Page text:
In the past couple of months, a number of headlines have caught our attention. We are reminded that corporate debt is surging, interest rates are at very low levels, and a trade war is ongoing. This week we look at specific portfolio actions that can be taken to weather the storm.

Recent Headlines:

Volume of New Corporate Bond Issuance Breaks Weekly Record” — Bloomberg (September 9, 2019)
In Bond Anomaly, Negative Yields Bring Positive Returns” — Wall Street Journal (September 8, 2019)
As Trump Escalates Trade War, U.S. and China Move Further Apart With No End in Sight” — New York Times (September 1, 2019)

Dealing With Debt

The world’s debt load is far higher today than it was forty or fifty years ago. Years of unbalanced trade and capital flows helped drive global debt higher, especially after the year 2000 (charts, below). We discuss this tie-in between trade, capital flows, and debt in a recent comment titled “How Trade Policies Lead to U.S. Debt.” Whatever the cause, the fact remains that rapid growth in debt brings with it added risk. Because the debt remains high and the cycle is aging, it makes sense to now focus on companies that go relatively light on debt.

The clear and well-established link between trade imbalances and debt is evident in the charts below. Rising domestic debt is a byproduct of trade and capital account imbalances (chart, left). Global debt has grown far faster than productive capacity, making for rapid rise in debt which can lead to risk (chart, right). In the presence of excess liabilities, equity holders can suffer sudden losses. Losses can occur, in part, because leverage creates a fixed cost, interest. As leverage increases, changes in value becomes amplified through the balance sheet down to equity holders. Defaults can rise quickly with an unexpected drop in business activity, a surge in interest rates, or both. One way to reduce such risk is by focusing on consistent profitability and lower leverage in stock selection.

Uninteresting Yield

Along with rising imbalances and debt came increased demand for safe assets. Surplus countries like China had to export large amounts of capital to the United States and other developed nations. As safe bonds from Europe and the United States became scarce in the face of recent years’ austerity and central bank bond-buying campaigns. The surge in bond prices and the rise of negative-yielding sovereign debt is unprecedented. Negative interest rates can now be seen on $14.5 trillion of bonds, according to Bloomberg. We are unaware of any other time in human history when borrowers borrowed, and creditors lent at negative rates. In Sidney Homer and Richard Sylla’s “A History of Interest Rates” we were unable to find a single example of negative-yielding loans throughout recorded history, for example. Homer and Sylla’s 660-page third edition tome begins with loans made in 3,000BC in Mesopotamia and continues to modern days.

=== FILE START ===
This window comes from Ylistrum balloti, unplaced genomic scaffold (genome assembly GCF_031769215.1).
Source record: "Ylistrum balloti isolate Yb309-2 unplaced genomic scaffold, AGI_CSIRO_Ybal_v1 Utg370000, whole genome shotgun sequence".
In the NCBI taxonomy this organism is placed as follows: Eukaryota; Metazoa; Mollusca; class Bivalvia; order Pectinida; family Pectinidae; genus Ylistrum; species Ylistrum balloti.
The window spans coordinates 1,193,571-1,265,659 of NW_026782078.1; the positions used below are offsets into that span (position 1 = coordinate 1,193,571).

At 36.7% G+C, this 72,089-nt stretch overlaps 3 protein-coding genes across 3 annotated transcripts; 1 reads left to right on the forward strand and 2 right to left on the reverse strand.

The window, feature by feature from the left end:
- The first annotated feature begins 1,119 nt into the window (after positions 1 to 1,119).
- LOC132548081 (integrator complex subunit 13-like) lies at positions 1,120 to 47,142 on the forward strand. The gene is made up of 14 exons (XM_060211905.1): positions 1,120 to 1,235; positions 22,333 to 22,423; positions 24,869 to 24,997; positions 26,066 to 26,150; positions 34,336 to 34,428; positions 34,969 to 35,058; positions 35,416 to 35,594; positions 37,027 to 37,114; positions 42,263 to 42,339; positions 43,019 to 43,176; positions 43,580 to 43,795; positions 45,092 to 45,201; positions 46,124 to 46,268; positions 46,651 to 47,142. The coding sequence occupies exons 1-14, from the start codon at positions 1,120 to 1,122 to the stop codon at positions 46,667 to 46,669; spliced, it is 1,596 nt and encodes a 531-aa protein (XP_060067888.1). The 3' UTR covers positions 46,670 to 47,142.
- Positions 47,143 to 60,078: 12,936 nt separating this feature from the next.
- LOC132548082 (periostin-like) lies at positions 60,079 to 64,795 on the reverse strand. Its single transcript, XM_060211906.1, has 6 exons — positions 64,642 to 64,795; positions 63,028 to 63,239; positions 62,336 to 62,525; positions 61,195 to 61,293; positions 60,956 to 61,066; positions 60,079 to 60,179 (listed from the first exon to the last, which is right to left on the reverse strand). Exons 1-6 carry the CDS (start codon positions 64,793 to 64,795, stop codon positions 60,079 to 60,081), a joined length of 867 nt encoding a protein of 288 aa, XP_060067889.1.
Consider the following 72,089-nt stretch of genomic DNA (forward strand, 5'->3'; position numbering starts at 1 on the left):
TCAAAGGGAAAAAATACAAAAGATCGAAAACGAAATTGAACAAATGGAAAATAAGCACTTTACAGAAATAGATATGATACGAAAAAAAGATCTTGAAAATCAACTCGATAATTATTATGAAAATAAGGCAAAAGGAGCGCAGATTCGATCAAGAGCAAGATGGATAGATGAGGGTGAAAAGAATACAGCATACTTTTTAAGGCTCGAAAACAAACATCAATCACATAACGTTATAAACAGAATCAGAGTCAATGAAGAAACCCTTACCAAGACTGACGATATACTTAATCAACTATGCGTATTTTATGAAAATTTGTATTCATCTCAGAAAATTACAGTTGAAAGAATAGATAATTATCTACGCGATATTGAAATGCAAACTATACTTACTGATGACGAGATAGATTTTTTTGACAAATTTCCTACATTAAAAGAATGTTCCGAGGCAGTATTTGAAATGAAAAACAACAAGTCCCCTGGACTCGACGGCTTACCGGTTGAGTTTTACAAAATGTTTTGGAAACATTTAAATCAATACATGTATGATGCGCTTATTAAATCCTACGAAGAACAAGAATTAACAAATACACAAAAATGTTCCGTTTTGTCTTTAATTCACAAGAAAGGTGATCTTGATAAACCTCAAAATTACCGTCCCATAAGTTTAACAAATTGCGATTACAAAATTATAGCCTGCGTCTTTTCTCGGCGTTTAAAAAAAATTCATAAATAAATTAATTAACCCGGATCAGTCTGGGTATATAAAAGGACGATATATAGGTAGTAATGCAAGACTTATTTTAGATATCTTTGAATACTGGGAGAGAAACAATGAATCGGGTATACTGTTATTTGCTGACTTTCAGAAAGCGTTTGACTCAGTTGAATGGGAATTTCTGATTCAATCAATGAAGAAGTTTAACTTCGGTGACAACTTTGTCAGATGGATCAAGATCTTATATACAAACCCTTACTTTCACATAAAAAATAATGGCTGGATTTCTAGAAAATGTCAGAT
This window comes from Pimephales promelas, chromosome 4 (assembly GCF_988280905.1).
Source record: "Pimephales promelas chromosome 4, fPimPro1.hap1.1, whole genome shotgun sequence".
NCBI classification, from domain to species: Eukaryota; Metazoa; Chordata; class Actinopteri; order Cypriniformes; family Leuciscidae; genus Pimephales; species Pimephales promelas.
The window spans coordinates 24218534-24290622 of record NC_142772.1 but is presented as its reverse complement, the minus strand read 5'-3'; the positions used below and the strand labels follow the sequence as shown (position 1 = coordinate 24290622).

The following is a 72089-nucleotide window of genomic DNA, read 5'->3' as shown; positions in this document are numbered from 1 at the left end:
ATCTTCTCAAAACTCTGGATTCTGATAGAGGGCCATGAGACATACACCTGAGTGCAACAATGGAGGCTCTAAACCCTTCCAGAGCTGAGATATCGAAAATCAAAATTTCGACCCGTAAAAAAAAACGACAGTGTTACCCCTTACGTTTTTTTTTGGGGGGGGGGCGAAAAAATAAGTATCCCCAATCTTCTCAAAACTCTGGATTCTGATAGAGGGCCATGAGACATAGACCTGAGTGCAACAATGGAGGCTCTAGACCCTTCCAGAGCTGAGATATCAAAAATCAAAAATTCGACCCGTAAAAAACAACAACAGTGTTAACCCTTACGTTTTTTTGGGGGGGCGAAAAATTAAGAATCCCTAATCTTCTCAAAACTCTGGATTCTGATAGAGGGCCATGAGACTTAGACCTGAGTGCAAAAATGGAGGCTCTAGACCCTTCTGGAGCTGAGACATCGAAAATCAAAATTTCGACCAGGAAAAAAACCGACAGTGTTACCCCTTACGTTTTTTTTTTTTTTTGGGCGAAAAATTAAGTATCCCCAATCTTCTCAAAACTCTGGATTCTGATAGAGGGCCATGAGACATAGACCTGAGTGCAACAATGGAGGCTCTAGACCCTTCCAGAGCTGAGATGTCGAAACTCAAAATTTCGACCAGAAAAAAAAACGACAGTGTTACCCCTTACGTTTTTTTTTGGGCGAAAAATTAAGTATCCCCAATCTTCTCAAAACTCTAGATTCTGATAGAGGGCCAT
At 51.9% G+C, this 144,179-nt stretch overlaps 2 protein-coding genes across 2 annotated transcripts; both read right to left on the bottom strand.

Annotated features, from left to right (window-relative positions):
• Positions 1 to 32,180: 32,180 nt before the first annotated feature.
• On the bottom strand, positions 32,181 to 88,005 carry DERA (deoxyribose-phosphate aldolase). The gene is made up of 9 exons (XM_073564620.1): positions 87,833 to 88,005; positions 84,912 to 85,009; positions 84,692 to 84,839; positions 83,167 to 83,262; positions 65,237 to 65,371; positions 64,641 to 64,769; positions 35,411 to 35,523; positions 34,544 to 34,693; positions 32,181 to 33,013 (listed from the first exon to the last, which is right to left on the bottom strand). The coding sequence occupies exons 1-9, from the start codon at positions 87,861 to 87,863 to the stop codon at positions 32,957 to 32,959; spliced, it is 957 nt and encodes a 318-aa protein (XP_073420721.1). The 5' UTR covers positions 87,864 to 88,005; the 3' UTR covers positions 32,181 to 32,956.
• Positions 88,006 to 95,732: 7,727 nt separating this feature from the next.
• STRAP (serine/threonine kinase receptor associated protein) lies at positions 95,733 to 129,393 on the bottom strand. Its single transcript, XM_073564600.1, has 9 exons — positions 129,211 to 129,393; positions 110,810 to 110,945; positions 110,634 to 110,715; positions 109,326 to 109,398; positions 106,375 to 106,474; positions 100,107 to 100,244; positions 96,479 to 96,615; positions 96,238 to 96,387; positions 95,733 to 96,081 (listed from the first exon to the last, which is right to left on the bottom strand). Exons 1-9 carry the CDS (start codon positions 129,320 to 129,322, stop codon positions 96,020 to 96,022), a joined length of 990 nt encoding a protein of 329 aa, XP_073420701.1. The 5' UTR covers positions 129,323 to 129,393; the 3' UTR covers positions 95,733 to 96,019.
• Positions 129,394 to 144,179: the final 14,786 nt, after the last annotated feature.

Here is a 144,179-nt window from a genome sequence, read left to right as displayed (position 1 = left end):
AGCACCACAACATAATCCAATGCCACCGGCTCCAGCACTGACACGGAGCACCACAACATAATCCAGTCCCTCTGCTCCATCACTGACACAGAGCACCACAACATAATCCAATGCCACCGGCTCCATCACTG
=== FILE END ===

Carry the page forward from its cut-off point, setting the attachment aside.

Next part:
In the past, the yield on 10-year U.S. Treasury Bonds tended to track domestic growth (chart, below) broadly. While not very a precise relationship, we are approaching the low end of a reasonable range given the historical relationship. We still believe that bond yields will eventually revert toward a long-run average near nominal GDP growth. Disruption in trade and capital flows could be one catalyst for a change in global capital flow and could also signal a shift in direction for yields. Whether bond yields drift higher or spike, returns from yield sensitive investments could suffer. This is one more reason why we find yield for yield’s sake investments uninteresting now.

Here or There?

Whenever imbalances are finally unwound — as we believe they must — it will be trade deficit countries like the U.S. that are best positioned. The reason for this is simple. Trade deficit countries tend to be countries with robust internal demand. Such demand is of great value to the rest of the world, which is often starved for such demand at home. This phenomenon is why the United States, a trade surplus nation at the time, suffered so severely in the 1930s. It is also why Japan, another surplus nation, has endured decades of sub-par growth since the 1980s. Deficit countries tend to fare better than surplus countries as trade and capital imbalances unwind. We have reason to believe that domestic equities can continue to perform relatively well.

Portfolio Posture

It is appropriate to reassess portfolios given today’s headlines. What worked in the past, as past economic relationships evolved, may not work in the future. A focus on less levered, less yield sensitive, domestic stocks makes sense as historic changes unfold.

Kevin Caron, CFA, Senior Portfolio Manager
Chad Morganlander, Senior Portfolio Manager
Matthew Battipaglia, Portfolio Manager
Steve Lerit, CFA, Client Portfolio Manager
Suzanne Ashley, Analyst

(973) 549-4168



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